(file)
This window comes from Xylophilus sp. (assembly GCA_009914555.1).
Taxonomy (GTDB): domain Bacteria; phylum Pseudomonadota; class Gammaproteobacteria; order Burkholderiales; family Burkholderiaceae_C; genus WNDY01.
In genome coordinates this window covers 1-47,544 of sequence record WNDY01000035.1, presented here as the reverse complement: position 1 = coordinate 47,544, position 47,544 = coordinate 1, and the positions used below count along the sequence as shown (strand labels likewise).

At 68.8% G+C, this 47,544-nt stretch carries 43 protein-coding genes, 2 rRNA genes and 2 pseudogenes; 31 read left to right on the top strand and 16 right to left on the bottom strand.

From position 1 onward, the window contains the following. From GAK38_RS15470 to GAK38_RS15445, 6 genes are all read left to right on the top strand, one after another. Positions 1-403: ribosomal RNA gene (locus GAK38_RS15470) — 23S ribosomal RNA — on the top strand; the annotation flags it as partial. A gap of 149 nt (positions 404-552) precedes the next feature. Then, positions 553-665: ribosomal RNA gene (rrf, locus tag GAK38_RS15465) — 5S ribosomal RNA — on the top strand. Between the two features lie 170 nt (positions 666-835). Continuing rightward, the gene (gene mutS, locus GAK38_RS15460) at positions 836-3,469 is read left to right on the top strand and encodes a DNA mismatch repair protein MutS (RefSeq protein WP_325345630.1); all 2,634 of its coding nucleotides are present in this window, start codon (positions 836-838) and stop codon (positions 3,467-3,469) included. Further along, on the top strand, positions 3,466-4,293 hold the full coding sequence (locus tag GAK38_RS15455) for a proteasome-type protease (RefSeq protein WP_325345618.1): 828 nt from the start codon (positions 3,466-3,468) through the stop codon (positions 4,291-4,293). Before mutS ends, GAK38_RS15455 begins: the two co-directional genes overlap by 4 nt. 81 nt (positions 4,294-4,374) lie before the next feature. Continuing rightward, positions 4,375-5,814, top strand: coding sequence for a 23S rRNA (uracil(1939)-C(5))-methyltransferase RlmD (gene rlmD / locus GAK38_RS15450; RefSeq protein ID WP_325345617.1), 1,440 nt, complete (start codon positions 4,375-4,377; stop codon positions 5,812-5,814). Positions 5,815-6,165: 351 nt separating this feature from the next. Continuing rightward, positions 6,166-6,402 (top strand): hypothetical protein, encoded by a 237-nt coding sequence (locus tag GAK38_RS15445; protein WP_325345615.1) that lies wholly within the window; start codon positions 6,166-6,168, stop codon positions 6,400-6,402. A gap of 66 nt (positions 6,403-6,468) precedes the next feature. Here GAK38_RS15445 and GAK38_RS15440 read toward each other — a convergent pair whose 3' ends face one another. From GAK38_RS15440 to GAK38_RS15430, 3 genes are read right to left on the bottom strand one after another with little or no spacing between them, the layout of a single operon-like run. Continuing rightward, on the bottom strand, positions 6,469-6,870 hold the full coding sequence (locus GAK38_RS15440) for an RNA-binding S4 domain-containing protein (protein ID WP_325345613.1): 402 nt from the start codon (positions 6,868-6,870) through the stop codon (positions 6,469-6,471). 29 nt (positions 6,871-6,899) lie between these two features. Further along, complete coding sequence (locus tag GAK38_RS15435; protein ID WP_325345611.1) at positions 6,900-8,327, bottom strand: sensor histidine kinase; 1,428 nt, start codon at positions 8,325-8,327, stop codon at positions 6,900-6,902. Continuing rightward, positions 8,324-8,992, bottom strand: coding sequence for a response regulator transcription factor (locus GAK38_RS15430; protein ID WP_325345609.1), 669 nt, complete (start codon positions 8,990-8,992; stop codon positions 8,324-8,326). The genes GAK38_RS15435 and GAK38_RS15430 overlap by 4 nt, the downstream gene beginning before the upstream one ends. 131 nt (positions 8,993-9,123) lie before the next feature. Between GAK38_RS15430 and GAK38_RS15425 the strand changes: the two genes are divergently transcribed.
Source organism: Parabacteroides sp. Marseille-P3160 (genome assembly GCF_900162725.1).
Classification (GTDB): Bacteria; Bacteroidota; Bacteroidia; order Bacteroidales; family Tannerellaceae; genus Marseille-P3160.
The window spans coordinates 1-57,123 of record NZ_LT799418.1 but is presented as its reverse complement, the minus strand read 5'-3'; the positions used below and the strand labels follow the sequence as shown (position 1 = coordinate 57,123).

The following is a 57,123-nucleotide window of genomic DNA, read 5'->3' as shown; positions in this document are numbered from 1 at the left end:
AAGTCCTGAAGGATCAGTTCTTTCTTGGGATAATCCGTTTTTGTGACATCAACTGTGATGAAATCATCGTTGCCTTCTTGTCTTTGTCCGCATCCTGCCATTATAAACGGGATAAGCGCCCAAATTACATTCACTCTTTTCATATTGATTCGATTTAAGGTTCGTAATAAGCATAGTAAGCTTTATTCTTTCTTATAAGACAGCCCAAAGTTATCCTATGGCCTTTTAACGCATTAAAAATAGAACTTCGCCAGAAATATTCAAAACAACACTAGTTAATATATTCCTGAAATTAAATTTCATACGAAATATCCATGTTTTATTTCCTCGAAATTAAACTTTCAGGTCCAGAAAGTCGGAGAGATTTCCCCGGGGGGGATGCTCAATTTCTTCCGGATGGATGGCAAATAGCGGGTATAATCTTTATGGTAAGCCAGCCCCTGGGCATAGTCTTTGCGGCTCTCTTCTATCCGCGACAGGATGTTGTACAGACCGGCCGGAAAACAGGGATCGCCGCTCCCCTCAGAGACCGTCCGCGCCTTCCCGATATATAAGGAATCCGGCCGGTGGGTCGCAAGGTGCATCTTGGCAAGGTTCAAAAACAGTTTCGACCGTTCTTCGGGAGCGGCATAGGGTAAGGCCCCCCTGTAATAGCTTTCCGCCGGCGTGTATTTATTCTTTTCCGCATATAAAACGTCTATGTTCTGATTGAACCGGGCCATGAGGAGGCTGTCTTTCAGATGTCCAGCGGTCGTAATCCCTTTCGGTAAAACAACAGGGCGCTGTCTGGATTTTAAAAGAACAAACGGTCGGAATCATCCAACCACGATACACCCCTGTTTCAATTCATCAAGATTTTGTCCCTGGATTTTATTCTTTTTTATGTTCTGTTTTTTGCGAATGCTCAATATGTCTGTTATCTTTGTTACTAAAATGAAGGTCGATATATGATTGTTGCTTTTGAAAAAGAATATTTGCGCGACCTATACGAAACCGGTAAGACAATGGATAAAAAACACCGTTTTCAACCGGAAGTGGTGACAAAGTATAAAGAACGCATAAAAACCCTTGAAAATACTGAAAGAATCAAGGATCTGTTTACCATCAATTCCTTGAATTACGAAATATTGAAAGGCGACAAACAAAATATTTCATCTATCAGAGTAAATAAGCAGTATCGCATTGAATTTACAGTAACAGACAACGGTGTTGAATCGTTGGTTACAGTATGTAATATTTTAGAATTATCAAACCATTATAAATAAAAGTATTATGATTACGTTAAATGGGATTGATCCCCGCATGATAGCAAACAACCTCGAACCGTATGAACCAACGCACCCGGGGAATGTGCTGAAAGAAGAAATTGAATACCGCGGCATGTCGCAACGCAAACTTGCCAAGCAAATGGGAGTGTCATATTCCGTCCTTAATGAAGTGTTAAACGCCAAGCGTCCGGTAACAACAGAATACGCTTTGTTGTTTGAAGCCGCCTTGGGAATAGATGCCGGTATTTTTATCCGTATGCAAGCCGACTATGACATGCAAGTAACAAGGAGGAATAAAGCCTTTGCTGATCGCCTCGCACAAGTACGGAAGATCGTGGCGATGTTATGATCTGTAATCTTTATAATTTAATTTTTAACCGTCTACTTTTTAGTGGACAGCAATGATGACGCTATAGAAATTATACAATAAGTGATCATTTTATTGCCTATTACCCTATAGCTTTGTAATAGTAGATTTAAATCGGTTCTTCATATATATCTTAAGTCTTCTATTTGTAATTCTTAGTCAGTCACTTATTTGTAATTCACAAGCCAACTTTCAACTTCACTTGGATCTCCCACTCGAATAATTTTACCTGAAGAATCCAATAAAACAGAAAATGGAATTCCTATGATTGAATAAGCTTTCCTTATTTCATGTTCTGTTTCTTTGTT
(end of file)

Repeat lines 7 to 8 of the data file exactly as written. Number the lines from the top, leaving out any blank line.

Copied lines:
Classification (GTDB): Bacteria; Bacteroidota; Bacteroidia; order Bacteroidales; family Tannerellaceae; genus Marseille-P3160.
The window spans coordinates 1-57,123 of record NZ_LT799418.1 but is presented as its reverse complement, the minus strand read 5'-3'; the positions used below and the strand labels follow the sequence as shown (position 1 = coordinate 57,123).